WASHINGTON – A section of the brain involved in memory grew in size in older people who regularly took brisk walks for a year, researchers reported Monday.
The new study reinforces previous findings that aerobic exercise seems to reduce brain atrophy in early-stage Alzheimer’s patients, and that walking leads to slight improvement on mental tests among older people with memory problems.
The new analysis, led by researchers at the University of Pittsburgh and University of Illinois at Urbana-Champaign, appears in today’s edition of the Proceedings of the National Academy of Sciences.
The study involved 120 sedentary people, ages 55 to 80. They were divided into two groups: Half began a program of walking for 40 minutes a day, three days a week to increase their heart rate; the others only did stretching and toning exercises.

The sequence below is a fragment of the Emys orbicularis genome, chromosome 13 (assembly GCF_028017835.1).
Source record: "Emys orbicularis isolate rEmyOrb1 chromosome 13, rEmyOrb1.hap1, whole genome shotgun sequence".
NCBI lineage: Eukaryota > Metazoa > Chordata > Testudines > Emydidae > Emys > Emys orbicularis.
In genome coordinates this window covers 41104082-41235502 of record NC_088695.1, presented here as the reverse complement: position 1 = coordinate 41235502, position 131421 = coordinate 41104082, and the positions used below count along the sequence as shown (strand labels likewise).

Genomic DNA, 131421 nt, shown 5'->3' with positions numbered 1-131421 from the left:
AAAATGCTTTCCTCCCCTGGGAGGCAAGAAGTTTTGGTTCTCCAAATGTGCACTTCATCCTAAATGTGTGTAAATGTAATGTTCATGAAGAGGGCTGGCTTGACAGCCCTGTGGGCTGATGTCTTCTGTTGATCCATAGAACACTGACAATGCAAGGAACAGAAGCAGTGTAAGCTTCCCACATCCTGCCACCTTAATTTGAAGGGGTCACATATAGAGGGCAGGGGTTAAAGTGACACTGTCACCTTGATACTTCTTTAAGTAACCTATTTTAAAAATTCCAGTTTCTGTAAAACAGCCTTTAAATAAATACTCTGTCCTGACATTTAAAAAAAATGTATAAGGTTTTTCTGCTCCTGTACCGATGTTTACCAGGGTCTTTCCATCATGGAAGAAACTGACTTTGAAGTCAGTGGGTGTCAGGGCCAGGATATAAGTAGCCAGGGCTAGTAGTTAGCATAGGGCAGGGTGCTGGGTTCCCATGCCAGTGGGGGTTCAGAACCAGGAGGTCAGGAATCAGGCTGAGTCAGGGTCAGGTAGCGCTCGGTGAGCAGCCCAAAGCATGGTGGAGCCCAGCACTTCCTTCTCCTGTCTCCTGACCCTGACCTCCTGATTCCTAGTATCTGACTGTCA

The hippocampus, a region of the brain involved in memory, tends to shrink slightly with age and that’s what happened in the group that only did stretching. But among people who took part in the walking program, the hippocampus region of the brain grew in size by roughly 2 percent.
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